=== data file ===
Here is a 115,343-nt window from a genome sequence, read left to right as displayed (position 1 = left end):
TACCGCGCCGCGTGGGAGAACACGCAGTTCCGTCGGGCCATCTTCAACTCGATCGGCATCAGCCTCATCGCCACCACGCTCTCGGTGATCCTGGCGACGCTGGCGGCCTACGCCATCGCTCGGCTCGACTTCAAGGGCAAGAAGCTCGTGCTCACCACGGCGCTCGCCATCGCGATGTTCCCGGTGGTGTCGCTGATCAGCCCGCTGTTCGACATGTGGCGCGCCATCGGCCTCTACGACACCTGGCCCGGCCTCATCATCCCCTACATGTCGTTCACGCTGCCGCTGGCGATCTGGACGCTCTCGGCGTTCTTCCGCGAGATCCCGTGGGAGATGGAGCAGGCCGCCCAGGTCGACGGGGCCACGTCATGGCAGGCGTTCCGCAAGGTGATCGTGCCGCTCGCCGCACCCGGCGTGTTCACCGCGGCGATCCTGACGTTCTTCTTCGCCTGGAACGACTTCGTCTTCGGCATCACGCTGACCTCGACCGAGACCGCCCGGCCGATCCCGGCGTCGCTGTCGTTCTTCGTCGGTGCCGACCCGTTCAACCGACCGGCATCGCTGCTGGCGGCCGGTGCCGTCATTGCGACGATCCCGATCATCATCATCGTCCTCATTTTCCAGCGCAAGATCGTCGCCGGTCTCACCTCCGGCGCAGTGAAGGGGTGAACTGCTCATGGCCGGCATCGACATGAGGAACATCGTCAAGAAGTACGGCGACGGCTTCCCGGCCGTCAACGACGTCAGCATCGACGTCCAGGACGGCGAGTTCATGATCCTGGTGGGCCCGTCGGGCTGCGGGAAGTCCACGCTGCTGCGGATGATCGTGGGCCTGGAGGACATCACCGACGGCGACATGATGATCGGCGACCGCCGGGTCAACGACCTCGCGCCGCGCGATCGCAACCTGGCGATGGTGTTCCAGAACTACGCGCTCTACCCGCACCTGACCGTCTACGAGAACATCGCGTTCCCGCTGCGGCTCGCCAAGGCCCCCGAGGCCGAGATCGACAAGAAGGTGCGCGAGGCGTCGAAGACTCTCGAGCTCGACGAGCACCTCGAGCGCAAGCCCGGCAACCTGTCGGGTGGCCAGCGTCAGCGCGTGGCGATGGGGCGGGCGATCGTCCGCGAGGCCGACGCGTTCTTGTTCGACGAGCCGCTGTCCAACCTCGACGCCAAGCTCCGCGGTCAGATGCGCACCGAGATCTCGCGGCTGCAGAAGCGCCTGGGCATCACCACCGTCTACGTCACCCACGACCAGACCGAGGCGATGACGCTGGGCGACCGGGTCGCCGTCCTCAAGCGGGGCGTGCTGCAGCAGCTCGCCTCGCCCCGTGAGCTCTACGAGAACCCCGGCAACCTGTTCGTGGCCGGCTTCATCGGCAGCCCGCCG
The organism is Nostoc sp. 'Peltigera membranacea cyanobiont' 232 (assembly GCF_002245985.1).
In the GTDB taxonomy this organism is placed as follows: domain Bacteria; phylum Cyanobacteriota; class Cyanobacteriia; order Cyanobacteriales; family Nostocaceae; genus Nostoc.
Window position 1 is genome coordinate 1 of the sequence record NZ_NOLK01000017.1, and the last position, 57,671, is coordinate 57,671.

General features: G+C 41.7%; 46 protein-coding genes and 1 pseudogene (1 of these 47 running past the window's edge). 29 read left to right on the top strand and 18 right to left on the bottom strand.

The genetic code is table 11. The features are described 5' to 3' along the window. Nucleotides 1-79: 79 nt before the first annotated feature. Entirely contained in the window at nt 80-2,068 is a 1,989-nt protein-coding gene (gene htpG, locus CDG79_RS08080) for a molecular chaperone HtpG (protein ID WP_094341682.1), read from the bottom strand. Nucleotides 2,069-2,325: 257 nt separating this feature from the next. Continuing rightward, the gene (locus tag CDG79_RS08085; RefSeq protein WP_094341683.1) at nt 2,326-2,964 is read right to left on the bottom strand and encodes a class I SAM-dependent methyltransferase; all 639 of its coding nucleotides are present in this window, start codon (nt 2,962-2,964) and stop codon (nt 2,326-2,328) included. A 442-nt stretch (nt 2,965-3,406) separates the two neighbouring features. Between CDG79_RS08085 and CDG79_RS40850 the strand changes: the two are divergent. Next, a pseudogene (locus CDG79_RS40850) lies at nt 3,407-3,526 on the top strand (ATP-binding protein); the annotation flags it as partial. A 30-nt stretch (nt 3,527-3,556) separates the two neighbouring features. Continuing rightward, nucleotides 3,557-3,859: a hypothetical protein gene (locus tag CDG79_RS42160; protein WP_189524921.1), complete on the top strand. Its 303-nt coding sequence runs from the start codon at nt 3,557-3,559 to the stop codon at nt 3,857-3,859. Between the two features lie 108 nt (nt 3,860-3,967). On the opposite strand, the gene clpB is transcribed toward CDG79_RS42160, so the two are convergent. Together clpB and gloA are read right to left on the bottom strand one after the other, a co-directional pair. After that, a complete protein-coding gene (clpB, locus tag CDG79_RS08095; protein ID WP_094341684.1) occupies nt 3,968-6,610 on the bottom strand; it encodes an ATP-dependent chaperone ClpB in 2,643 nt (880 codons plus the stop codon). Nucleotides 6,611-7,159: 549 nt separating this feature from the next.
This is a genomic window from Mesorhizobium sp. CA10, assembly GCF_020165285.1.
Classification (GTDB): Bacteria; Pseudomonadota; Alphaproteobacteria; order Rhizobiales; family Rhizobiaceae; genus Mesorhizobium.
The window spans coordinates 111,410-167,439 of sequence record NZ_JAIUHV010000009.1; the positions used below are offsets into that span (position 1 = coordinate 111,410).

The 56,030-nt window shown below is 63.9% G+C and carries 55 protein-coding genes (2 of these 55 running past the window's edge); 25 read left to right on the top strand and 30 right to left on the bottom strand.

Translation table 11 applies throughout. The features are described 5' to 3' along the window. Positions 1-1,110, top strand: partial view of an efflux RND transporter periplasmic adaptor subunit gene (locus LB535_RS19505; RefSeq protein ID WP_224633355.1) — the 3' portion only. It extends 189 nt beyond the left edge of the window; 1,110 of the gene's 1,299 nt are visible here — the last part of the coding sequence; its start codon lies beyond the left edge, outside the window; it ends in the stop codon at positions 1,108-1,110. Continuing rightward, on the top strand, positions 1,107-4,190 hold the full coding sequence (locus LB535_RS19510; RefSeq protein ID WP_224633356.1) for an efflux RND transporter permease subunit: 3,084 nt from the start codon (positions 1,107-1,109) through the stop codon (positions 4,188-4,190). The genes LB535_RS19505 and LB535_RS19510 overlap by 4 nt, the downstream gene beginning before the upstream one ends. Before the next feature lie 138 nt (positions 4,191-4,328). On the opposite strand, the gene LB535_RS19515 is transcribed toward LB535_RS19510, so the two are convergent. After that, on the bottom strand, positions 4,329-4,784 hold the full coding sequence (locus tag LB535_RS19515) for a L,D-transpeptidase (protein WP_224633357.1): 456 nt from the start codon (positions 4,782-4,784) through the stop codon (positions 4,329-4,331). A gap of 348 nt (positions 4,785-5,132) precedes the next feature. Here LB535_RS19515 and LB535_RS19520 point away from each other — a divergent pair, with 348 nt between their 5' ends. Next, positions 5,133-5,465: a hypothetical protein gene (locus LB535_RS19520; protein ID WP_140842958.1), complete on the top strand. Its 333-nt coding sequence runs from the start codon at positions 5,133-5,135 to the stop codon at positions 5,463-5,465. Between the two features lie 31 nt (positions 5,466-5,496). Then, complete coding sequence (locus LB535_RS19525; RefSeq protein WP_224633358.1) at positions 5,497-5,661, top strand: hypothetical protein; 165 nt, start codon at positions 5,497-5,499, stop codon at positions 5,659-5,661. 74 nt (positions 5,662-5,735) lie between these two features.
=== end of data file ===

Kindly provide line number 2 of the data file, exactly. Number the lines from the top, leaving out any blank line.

TACCGCGCCGCGTGGGAGAACACGCAGTTCCGTCGGGCCATCTTCAACTCGATCGGCATCAGCCTCATCGCCACCACGCTCTCGGTGATCCTGGCGACGCTGGCGGCCTACGCCATCGCTCGGCTCGACTTCAAGGGCAAGAAGCTCGTGCTCACCACGGCGCTCGCCATCGCGATGTTCCCGGTGGTGTCGCTGATCAGCCCGCTGTTCGACATGTGGCGCGCCATCGGCCTCTACGACACCTGGCCCGGCCTCATCATCCCCTACATGTCGTTCACGCTGCCGCTGGCGATCTGGACGCTCTCGGCGTTCTTCCGCGAGATCCCGTGGGAGATGGAGCAGGCCGCCCAGGTCGACGGGGCCACGTCATGGCAGGCGTTCCGCAAGGTGATCGTGCCGCTCGCCGCACCCGGCGTGTTCACCGCGGCGATCCTGACGTTCTTCTTCGCCTGGAACGACTTCGTCTTCGGCATCACGCTGACCTCGACCGAGACCGCCCGGCCGATCCCGGCGTCGCTGTCGTTCTTCGTCGGTGCCGACCCGTTCAACCGACCGGCATCGCTGCTGGCGGCCGGTGCCGTCATTGCGACGATCCCGATCATCATCATCGTCCTCATTTTCCAGCGCAAGATCGTCGCCGGTCTCACCTCCGGCGCAGTGAAGGGGTGAACTGCTCATGGCCGGCATCGACATGAGGAACATCGTCAAGAAGTACGGCGACGGCTTCCCGGCCGTCAACGACGTCAGCATCGACGTCCAGGACGGCGAGTTCATGATCCTGGTGGGCCCGTCGGGCTGCGGGAAGTCCACGCTGCTGCGGATGATCGTGGGCCTGGAGGACATCACCGACGGCGACATGATGATCGGCGACCGCCGGGTCAACGACCTCGCGCCGCGCGATCGCAACCTGGCGATGGTGTTCCAGAACTACGCGCTCTACCCGCACCTGACCGTCTACGAGAACATCGCGTTCCCGCTGCGGCTCGCCAAGGCCCCCGAGGCCGAGATCGACAAGAAGGTGCGCGAGGCGTCGAAGACTCTCGAGCTCGACGAGCACCTCGAGCGCAAGCCCGGCAACCTGTCGGGTGGCCAGCGTCAGCGCGTGGCGATGGGGCGGGCGATCGTCCGCGAGGCCGACGCGTTCTTGTTCGACGAGCCGCTGTCCAACCTCGACGCCAAGCTCCGCGGTCAGATGCGCACCGAGATCTCGCGGCTGCAGAAGCGCCTGGGCATCACCACCGTCTACGTCACCCACGACCAGACCGAGGCGATGACGCTGGGCGACCGGGTCGCCGTCCTCAAGCGGGGCGTGCTGCAGCAGCTCGCCTCGCCCCGTGAGCTCTACGAGAACCCCGGCAACCTGTTCGTGGCCGGCTTCATCGGCAGCCCGCCG